Prime Minister Harper's hockey book out in November

Canada's Prime Minister Stephen Harper speaks at a news conference announcing plans for tougher laws for sexual criminals in Toronto August 29, 2013. REUTERS/Mark Blinch

OTTAWA (Reuters) - Canadian Prime Minister Stephen Harper's long-awaited book on ice hockey, which he wrote each day during breaks from dealing with policy, crises and scandals, will finally make its appearance in November.

"A Great Game: The Forgotten Leafs and the Rise of Professional Hockey" will be released on November 5 in Canada and the United States, publisher Simon & Schuster said on Wednesday.

Harper's literary agent, Michael Levine, said the prime minister would carve out 10 or 15 minutes a day to work on the book, delving into archival records, histories and newspaper files. "It was a daily exercise," Levine said. "This exercise probably extended over a decade."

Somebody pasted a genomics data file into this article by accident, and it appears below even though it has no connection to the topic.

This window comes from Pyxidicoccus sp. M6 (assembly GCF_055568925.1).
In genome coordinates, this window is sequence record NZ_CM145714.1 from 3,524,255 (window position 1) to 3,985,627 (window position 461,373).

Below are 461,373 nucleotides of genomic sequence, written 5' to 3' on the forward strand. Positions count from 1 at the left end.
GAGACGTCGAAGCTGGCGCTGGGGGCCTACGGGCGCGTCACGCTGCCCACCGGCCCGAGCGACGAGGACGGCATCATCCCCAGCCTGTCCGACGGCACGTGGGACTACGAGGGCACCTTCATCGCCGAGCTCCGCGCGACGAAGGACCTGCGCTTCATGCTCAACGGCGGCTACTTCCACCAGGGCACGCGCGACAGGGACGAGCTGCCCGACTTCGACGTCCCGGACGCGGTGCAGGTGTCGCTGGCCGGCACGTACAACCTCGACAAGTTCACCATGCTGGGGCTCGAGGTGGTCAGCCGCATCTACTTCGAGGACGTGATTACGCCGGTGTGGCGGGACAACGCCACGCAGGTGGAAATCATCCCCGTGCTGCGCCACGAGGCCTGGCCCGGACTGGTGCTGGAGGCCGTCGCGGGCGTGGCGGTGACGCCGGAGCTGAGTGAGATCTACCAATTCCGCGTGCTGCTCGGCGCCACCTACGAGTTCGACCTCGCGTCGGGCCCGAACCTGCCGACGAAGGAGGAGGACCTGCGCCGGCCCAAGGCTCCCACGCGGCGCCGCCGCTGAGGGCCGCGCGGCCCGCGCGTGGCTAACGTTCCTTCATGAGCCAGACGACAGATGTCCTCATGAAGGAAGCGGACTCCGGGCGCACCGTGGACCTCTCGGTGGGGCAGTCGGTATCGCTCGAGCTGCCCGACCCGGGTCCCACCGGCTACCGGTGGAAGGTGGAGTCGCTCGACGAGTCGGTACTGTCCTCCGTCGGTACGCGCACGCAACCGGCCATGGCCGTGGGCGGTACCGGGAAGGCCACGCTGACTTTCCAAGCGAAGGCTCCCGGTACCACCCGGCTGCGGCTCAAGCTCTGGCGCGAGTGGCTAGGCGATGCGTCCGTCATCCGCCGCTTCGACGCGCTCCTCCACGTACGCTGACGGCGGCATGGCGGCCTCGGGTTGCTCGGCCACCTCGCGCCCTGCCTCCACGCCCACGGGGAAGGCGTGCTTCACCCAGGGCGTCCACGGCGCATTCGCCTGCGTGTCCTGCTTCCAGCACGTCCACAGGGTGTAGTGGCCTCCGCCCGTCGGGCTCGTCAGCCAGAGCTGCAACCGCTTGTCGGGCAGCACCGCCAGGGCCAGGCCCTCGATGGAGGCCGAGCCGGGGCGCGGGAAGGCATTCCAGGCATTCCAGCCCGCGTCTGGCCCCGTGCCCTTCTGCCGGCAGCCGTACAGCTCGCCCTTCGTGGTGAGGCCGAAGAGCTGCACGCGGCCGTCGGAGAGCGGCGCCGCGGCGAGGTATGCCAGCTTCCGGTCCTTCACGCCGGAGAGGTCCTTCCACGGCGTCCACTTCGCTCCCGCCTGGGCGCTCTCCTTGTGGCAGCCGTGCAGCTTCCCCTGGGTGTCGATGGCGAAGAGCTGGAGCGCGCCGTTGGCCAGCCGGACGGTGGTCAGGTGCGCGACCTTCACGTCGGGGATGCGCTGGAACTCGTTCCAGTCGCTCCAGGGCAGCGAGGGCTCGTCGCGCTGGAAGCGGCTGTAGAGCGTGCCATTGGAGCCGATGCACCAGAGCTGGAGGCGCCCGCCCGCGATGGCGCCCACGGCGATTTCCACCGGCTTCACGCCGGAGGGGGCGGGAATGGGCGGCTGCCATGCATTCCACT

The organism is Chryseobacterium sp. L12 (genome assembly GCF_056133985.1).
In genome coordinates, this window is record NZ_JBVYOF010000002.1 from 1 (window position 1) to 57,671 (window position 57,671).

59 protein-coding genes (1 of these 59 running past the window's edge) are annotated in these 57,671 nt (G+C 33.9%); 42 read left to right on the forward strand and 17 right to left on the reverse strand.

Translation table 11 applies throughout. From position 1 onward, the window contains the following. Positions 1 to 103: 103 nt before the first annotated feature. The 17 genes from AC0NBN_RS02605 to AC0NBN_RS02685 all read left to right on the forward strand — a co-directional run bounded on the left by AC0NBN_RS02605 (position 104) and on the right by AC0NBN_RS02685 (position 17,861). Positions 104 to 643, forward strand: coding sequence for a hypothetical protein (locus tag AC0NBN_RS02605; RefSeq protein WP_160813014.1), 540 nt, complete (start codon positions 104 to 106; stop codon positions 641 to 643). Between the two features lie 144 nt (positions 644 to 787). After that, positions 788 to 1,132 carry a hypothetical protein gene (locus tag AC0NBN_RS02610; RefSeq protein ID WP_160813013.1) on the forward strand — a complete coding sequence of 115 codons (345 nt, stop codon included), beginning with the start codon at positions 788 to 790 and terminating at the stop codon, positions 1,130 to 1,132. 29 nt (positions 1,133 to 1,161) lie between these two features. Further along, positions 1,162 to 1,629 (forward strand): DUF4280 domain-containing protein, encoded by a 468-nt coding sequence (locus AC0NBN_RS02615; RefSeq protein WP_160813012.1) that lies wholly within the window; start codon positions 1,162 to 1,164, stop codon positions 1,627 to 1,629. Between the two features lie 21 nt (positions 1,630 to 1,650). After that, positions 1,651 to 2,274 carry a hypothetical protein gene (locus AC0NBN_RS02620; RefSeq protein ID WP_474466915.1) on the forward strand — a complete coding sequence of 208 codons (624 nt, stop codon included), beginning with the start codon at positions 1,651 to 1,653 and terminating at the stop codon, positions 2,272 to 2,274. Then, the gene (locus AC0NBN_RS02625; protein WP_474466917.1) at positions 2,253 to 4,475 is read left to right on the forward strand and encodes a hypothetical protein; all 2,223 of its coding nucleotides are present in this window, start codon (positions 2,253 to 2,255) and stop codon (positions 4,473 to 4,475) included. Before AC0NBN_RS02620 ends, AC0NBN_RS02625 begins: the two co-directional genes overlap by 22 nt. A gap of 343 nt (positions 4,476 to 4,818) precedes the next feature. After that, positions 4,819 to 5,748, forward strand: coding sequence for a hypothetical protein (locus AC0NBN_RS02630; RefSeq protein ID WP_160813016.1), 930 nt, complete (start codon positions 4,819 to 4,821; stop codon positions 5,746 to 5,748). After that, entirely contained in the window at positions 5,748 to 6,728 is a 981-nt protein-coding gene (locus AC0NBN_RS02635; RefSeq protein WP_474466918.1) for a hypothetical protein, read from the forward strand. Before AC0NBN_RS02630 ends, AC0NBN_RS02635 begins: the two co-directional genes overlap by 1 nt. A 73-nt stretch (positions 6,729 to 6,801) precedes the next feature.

As a member of Parliament for Calgary, Alberta, Harper has declared loyalty to the National Hockey League's Calgary Flames.

But he was born and raised in Toronto and he remains devoted to the Toronto Maple Leafs, an extremely successful franchise even though the team hasn't won the NHL's Stanley Cup since 1967, when Harper was eight.

The early days of the Leafs and their forerunners are a major part of the book's focus. "A century ago, rinks could melt, and by half-time the blades screwed to the players' shoes could be sinking in mud," Simon & Schuster said in its release.

"It was during this period that the unsuccessful Toronto Professionals of 1908 and the victorious Toronto Blue Shirts of 1914 battled for the city's very first Stanley Cup," the release said. "Against the fanatical opposition of amateur hockey leaders, these 'forgotten Leafs' would lay the groundwork for the world's most profitable hockey franchise."

Harper is famous for his lack of charisma, and one pundit has predicted already the book will be "supremely dull," but Levine insists it is a riveting portrayal of colorful hockey characters.

The prime minister will turn over his proceeds from book sales to a fund for military families with unforeseen needs.

(Reporting by Randall Palmer; Editing by Peter Galloway)